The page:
“I’m writing my book“
I can’t think of a more wildly pretentious thing to say. For extra snooty points, I should always refer to it as a novel. Either way, it’s certainly way more hoity-toidy than saying “I’m working on my blog post about Gilligan’s Island”
That being said, I’ve been working on a novel for several years. For the record, my “work” on it has been sporadic at best. It’s not unlike someone buying oil paints and a canvas and proclaiming that they’re “working on a painting”. The canvas is all set up on the easel, the tubes of paint are laid out next to the palette, the brushes are ready and willing. Six months later, the entire tableau sits there inert and is covered with a thin coating of dust, the canvas still about as blank as Sarah Palin’s resume.
Last week, I went to the beach for my annual 7 days of vacation. I told myself that since it was a vacation, I would not be writing my blog. I was going to spare my family the sight of me hunched over the laptop all day and night typing some annoyingly self-absorbed blather and then forcing them all to read it. Besides, it’s nearly impossible to work on my skin cancer and type at the same time, I’d end up with white frown-wrinkles running across my rather expansive forehead like elevation lines on a topographical map of Mars.
I opted for a more noble pursuit during vacation, I’d work on writing my book – I’m sorry, my novel.
I typically start my vacation days up by 5 A.M., standing knee-deep in the Atlantic watching the sun come up while not catching fish. This year, I managed to forget my fishing equipment entirely in the frenzy to pack everything else we own into the car. Not to worry, I’d still get up at 5, but spend my quiet morning hours writing instead. I pictured myself out on the deck, the cool morning breeze swirling the steam from my nearby cup of coffee as I wrote chapter after chapter. When the rest of the family eventually stumbled out of bed, I’d click “save”, shut down the laptop and start cooking breakfast, changing diapers and putting sunblock on them – the family members, not the diapers.
Sounds positively romantic doesn’t it?
My first morning on the deck proved to be less than successful. It turns out when you’re situated two blocks from the ocean to the east and two blocks from the bay on the west, there’s lot’s of condensation on the furniture at dawn’s early light. I went back inside on tip toes and found towels for the chair and table. I sat myself down and flipped open the laptop. Sadly, there was enough early light in the sky by then that I got lots of glare on the screen, and more than a few bugs. If you want to see a “no-see-um” just have them land all over your computer screen.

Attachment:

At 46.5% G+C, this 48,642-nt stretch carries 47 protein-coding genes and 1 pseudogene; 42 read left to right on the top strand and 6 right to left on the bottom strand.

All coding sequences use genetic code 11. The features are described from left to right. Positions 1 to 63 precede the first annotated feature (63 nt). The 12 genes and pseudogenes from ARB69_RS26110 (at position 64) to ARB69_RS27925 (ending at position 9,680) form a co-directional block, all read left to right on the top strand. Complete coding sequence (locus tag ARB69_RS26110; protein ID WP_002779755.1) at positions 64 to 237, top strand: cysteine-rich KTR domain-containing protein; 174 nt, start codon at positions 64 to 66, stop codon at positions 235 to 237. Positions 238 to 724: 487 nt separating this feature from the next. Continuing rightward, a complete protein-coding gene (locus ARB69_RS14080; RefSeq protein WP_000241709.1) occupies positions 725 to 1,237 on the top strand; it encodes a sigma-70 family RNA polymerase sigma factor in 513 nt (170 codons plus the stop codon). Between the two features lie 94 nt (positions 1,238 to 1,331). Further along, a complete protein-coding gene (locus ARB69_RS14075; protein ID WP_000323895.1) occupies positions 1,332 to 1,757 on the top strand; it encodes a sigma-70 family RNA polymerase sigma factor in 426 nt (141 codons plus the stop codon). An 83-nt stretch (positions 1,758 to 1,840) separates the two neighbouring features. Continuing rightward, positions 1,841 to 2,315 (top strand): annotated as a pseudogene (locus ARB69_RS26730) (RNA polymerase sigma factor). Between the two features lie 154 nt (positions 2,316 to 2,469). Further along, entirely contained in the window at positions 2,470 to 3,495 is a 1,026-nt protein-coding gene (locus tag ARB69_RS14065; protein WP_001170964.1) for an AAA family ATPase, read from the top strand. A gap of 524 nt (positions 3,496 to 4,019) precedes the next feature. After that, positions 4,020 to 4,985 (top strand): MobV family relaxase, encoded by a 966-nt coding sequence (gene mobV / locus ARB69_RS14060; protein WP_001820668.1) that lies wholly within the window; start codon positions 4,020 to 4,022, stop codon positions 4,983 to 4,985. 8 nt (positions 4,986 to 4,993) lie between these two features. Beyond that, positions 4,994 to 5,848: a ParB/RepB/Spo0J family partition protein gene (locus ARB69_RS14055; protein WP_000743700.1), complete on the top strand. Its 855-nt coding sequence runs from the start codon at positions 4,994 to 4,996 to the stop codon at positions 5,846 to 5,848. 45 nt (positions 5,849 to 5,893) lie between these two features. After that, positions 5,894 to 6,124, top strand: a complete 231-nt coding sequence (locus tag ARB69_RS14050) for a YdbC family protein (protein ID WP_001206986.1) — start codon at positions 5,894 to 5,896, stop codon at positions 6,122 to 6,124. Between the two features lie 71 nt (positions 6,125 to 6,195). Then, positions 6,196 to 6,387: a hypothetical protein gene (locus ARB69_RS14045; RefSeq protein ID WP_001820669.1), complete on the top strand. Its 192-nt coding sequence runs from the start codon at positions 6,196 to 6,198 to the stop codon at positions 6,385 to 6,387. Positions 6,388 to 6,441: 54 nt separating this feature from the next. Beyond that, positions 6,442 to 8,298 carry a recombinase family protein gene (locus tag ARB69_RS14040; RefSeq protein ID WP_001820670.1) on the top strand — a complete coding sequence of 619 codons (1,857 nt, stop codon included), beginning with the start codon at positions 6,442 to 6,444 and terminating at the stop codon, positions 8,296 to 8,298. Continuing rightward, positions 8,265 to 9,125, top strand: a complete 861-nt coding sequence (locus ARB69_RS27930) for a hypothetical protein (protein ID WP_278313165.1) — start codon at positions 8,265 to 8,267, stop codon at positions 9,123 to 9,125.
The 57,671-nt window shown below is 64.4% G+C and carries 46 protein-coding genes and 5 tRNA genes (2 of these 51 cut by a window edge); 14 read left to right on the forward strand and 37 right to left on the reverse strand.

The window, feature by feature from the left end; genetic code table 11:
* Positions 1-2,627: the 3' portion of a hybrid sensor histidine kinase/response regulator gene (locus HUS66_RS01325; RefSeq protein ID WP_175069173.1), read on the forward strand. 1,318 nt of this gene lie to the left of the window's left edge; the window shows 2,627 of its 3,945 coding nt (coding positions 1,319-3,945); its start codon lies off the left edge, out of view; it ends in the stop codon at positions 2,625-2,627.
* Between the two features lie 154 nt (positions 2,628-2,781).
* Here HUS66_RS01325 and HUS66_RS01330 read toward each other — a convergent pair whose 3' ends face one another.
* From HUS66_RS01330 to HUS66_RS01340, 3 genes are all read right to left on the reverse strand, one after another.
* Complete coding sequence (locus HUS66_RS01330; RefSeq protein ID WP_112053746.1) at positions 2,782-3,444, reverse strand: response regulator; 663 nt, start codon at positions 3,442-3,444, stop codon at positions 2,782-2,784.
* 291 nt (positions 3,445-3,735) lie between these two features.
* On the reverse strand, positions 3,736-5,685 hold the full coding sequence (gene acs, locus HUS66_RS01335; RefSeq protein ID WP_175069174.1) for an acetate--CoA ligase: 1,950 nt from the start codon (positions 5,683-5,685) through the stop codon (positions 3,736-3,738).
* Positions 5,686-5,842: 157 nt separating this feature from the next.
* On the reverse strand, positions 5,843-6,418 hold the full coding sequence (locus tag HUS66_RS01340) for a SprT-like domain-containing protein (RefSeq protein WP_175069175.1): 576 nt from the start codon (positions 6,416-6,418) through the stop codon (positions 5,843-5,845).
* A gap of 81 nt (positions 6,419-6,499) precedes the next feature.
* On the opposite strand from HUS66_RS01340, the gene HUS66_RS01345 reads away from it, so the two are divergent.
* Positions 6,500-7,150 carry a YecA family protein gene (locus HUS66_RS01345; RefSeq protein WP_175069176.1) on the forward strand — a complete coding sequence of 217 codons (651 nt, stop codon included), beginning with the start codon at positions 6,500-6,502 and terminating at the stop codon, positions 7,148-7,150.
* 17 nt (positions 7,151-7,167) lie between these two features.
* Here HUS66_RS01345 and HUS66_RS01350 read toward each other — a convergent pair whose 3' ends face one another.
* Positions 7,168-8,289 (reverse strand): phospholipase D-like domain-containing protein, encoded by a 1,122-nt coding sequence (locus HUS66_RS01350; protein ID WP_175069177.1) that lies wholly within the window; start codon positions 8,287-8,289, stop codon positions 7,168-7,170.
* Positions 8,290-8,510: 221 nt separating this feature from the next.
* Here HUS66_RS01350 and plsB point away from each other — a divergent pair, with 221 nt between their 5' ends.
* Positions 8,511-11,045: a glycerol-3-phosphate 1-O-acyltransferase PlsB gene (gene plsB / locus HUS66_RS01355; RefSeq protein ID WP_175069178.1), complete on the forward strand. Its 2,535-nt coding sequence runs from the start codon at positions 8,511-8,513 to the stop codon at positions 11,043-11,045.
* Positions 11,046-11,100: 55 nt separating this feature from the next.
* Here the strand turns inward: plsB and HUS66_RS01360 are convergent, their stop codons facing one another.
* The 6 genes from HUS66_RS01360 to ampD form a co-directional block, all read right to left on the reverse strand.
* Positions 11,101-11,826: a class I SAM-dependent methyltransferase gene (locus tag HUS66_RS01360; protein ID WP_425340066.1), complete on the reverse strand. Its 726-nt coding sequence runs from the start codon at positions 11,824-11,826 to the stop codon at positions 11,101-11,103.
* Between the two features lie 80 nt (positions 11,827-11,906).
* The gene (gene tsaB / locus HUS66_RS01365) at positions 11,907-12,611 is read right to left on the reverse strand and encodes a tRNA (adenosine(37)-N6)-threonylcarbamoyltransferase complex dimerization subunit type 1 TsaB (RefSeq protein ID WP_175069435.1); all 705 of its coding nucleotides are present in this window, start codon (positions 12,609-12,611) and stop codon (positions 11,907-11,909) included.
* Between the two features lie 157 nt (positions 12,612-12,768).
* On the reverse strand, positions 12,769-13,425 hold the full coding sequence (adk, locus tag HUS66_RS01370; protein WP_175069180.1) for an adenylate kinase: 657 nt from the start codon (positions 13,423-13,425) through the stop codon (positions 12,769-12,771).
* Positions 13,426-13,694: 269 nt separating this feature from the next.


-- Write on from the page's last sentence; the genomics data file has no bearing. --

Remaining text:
I shifted to Plan B – moving my coffee, laptop and funky-bad-self into the living room. I got cozy in a large armchair, propped my feet up on the ottoman, took a sip of coffee, and opened the file.
I knew better than to think that I’d just start writing, so I busied myself reading what I had so far. Before long, I had found some redundancies and inconsistencies. I reworked a few awkward sentences, moved some things around. As for putting new words on the screen, I didn’t get to that before the rest of the family started getting up and requiring my attention.
The days ticked by as I tried unsuccessfully to get some actual writing done. I had switched from the upholstered chair to the dining room chair with the computer on the table top.
Finally, after four days of trying, I was able to write a little bit. Not multiple chapters, but some pages.
I realized what actual writers already know; writing is work. It’s not supposed to be relaxing or something you do because you have some free time. It’s not necessarily easy to do. The end result will hopefully appear fluid and engaging – the effortless telling of a story – but there’s sweat behind it.
Unlike many pursuits, like boatbuilding or biomedical research, writing a book is something that anyone can say they’re doing. Go steal yourself a legal pad from work, or open a new Word file. Name it “book project”, hit save, and you’re a self proclaimed author. On some level, that’s exactly who I am. More correctly, that’s who I was. I am vowing right here before my massive population of blog readers – all 16 of you – to not tell anyone that I am writing a novel, until I have actually written at least 3/4’s of one.
I’m going to hit “publish” now and rid myself of this post so that I can focus on my novel.